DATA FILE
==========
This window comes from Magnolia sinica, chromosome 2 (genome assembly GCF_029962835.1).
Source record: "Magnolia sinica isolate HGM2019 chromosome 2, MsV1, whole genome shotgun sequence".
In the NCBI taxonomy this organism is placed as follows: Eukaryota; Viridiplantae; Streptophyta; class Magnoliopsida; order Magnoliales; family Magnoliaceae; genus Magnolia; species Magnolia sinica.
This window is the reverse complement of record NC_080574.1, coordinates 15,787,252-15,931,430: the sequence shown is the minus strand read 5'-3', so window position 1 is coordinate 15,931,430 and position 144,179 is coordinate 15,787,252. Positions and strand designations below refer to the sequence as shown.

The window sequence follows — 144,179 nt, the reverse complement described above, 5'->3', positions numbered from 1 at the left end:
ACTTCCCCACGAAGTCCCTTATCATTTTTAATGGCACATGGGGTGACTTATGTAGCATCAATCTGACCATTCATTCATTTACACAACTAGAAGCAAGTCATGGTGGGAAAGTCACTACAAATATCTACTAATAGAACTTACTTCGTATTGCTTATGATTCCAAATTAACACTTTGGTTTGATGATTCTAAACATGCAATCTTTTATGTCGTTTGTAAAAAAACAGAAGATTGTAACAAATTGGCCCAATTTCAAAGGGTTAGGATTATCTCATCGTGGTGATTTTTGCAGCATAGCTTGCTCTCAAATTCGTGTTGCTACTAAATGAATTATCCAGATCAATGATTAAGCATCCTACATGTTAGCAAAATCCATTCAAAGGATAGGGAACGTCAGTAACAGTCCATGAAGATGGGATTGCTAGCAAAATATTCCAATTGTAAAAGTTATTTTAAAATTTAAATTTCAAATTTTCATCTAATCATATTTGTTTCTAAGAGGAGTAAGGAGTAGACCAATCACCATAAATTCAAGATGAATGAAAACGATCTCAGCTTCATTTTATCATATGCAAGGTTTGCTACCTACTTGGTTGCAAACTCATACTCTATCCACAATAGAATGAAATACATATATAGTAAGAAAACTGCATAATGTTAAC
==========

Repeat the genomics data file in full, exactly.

This window comes from Magnolia sinica, chromosome 2 (genome assembly GCF_029962835.1).
Source record: "Magnolia sinica isolate HGM2019 chromosome 2, MsV1, whole genome shotgun sequence".
In the NCBI taxonomy this organism is placed as follows: Eukaryota; Viridiplantae; Streptophyta; class Magnoliopsida; order Magnoliales; family Magnoliaceae; genus Magnolia; species Magnolia sinica.
This window is the reverse complement of record NC_080574.1, coordinates 15,787,252-15,931,430: the sequence shown is the minus strand read 5'-3', so window position 1 is coordinate 15,931,430 and position 144,179 is coordinate 15,787,252. Positions and strand designations below refer to the sequence as shown.

The window sequence follows — 144,179 nt, the reverse complement described above, 5'->3', positions numbered from 1 at the left end:
ACTTCCCCACGAAGTCCCTTATCATTTTTAATGGCACATGGGGTGACTTATGTAGCATCAATCTGACCATTCATTCATTTACACAACTAGAAGCAAGTCATGGTGGGAAAGTCACTACAAATATCTACTAATAGAACTTACTTCGTATTGCTTATGATTCCAAATTAACACTTTGGTTTGATGATTCTAAACATGCAATCTTTTATGTCGTTTGTAAAAAAACAGAAGATTGTAACAAATTGGCCCAATTTCAAAGGGTTAGGATTATCTCATCGTGGTGATTTTTGCAGCATAGCTTGCTCTCAAATTCGTGTTGCTACTAAATGAATTATCCAGATCAATGATTAAGCATCCTACATGTTAGCAAAATCCATTCAAAGGATAGGGAACGTCAGTAACAGTCCATGAAGATGGGATTGCTAGCAAAATATTCCAATTGTAAAAGTTATTTTAAAATTTAAATTTCAAATTTTCATCTAATCATATTTGTTTCTAAGAGGAGTAAGGAGTAGACCAATCACCATAAATTCAAGATGAATGAAAACGATCTCAGCTTCATTTTATCATATGCAAGGTTTGCTACCTACTTGGTTGCAAACTCATACTCTATCCACAATAGAATGAAATACATATATAGTAAGAAAACTGCATAATGTTAAC